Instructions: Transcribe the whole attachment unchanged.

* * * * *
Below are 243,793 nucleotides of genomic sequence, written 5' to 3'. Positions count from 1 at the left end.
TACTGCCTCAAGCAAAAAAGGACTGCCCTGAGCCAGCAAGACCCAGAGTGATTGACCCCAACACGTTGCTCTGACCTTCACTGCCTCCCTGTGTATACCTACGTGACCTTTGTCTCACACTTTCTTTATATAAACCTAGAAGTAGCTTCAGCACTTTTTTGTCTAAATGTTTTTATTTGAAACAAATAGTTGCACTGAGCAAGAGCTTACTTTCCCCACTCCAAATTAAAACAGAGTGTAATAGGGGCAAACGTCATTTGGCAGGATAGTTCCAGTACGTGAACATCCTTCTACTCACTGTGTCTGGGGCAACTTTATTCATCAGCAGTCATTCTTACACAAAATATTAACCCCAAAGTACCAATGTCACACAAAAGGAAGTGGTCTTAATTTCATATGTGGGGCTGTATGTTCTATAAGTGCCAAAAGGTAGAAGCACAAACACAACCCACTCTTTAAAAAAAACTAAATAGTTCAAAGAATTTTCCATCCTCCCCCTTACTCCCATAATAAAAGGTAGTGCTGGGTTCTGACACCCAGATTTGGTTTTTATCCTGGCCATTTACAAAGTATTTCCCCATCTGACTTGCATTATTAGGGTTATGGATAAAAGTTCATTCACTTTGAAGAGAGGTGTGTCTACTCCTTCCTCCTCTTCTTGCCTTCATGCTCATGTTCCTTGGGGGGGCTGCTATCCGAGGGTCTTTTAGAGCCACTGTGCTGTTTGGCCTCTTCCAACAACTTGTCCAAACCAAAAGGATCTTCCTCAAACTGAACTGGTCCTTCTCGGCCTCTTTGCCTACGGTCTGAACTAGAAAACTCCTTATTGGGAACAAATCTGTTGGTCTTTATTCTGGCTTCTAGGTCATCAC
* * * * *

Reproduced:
Below are 243,793 nucleotides of genomic sequence, written 5' to 3'. Positions count from 1 at the left end.
TACTGCCTCAAGCAAAAAAGGACTGCCCTGAGCCAGCAAGACCCAGAGTGATTGACCCCAACACGTTGCTCTGACCTTCACTGCCTCCCTGTGTATACCTACGTGACCTTTGTCTCACACTTTCTTTATATAAACCTAGAAGTAGCTTCAGCACTTTTTTGTCTAAATGTTTTTATTTGAAACAAATAGTTGCACTGAGCAAGAGCTTACTTTCCCCACTCCAAATTAAAACAGAGTGTAATAGGGGCAAACGTCATTTGGCAGGATAGTTCCAGTACGTGAACATCCTTCTACTCACTGTGTCTGGGGCAACTTTATTCATCAGCAGTCATTCTTACACAAAATATTAACCCCAAAGTACCAATGTCACACAAAAGGAAGTGGTCTTAATTTCATATGTGGGGCTGTATGTTCTATAAGTGCCAAAAGGTAGAAGCACAAACACAACCCACTCTTTAAAAAAAACTAAATAGTTCAAAGAATTTTCCATCCTCCCCCTTACTCCCATAATAAAAGGTAGTGCTGGGTTCTGACACCCAGATTTGGTTTTTATCCTGGCCATTTACAAAGTATTTCCCCATCTGACTTGCATTATTAGGGTTATGGATAAAAGTTCATTCACTTTGAAGAGAGGTGTGTCTACTCCTTCCTCCTCTTCTTGCCTTCATGCTCATGTTCCTTGGGGGGGCTGCTATCCGAGGGTCTTTTAGAGCCACTGTGCTGTTTGGCCTCTTCCAACAACTTGTCCAAACCAAAAGGATCTTCCTCAAACTGAACTGGTCCTTCTCGGCCTCTTTGCCTACGGTCTGAACTAGAAAACTCCTTATTGGGAACAAATCTGTTGGTCTTTATTCTGGCTTCTAGGTCATCAC